On a cold night in late February, Anayat Tajik stood at the Munich airport and watched as a charter flight took off for Kabul with 18 Afghans on board. The German government was deporting them, and Tajik was one of hundreds of people—most of them German citizens—who came to the airport in protest against the removals.
“I fear that I'll be next,” Tajik said. He is a 20-year-old asylum seeker from Baghlan, a province of Afghanistan that has been overrun by the Taliban.
Tajik’s concerns are, unfortunately, not overstated. Two weeks earlier, he received notice from the German immigration authorities that his asylum application had been rejected. At the airport that night, he told me he couldn't imagine what would happen to him if he were forced to return.
“Every Afghan here tonight is very afraid,” he said, holding a sign on which he had written in German, “Migration is not a crime.” “If it were possible for me to live in Afghanistan, I wouldn't have come to Germany. Afghanistan is my country.”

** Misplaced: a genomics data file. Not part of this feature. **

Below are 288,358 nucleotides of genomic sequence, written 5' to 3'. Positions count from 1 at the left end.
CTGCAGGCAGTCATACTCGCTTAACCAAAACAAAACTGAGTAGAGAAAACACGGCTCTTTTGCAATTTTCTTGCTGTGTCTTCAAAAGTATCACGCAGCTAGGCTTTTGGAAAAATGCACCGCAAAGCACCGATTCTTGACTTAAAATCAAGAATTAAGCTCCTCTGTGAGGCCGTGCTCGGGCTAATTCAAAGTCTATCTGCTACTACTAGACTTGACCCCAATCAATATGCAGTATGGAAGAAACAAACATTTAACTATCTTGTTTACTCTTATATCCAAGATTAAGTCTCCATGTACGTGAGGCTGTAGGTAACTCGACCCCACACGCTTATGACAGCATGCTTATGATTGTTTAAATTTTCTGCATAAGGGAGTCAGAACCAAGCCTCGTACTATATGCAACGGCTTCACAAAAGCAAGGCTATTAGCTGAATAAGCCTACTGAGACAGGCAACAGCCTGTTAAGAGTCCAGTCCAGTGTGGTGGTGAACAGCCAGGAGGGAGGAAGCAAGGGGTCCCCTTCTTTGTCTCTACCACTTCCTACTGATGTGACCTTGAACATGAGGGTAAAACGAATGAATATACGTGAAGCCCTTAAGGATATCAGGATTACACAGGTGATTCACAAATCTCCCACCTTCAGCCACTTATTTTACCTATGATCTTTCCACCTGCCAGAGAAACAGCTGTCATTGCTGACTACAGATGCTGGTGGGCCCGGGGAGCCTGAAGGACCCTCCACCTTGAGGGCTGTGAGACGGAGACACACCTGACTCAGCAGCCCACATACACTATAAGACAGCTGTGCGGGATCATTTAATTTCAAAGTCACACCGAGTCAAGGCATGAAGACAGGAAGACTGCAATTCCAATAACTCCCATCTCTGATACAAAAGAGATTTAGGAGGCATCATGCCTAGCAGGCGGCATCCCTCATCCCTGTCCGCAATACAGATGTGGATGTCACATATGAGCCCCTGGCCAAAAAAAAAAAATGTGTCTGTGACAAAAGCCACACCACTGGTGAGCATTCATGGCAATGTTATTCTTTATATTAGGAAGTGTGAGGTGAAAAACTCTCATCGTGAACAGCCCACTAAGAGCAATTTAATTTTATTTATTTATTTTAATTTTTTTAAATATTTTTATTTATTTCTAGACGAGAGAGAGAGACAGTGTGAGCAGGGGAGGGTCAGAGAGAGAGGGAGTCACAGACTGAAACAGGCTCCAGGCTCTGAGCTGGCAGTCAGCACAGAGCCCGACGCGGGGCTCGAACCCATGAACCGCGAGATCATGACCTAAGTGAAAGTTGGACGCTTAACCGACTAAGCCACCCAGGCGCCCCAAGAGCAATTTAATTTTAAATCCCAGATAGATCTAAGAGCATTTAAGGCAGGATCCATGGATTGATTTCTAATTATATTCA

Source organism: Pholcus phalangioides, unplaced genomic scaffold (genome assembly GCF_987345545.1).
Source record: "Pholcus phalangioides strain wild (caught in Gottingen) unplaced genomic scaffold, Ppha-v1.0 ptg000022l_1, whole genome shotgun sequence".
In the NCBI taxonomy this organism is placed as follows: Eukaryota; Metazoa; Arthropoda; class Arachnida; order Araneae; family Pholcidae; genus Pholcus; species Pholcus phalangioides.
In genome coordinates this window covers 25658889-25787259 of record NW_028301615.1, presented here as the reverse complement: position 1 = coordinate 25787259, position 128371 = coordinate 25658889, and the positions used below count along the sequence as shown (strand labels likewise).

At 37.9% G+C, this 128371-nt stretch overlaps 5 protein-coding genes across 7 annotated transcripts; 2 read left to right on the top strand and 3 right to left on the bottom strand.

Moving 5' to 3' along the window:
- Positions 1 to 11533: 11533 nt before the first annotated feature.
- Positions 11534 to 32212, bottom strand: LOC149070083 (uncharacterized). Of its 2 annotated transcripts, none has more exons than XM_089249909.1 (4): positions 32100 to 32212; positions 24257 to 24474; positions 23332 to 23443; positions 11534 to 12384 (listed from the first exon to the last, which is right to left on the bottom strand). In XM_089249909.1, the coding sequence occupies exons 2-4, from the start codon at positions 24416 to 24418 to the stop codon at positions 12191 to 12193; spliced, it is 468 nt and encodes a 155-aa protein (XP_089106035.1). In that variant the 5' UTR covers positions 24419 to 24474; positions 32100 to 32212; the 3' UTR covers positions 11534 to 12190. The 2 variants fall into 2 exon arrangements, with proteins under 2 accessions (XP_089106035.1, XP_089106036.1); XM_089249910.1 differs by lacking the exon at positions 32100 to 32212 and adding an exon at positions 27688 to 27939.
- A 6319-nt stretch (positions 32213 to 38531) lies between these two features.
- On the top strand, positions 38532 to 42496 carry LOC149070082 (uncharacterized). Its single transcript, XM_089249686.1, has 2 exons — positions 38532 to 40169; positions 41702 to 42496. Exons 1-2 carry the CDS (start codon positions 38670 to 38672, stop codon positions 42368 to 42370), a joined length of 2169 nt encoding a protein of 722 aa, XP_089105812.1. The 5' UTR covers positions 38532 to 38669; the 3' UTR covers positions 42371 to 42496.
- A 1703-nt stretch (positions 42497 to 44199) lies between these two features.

Few would consider any refugee lucky, but Afghan asylum seekers have emerged from Europe's refugee crisis with the least luck of them all. Since Chancellor Angela Merkel opened Germany’s borders in 2015, declaring that her country would welcome an unlimited number of refugees, Germany has absorbed over a million asylum seekers, more than all other European nations combined. Refugees and migrants continue to arrive in Germany at a rate of 14,000 per month.
After Syrians, Afghans represent the second-largest group of asylum seekers in Germany. According to data from the Federal Office for Migration and Refugees, more than 127,000 Afghans and 266,000 Syrians applied for asylum in Germany in 2016. Yet Afghans are far less likely to be granted refugee status than their counterparts from Syria and Iraq. And unlike other rejected applicants, who come from relatively safe countries like Albania, Morocco, Serbia, and Turkey, Afghanistan is a war zone. Europe, however, seems to disagree.
According to German government data
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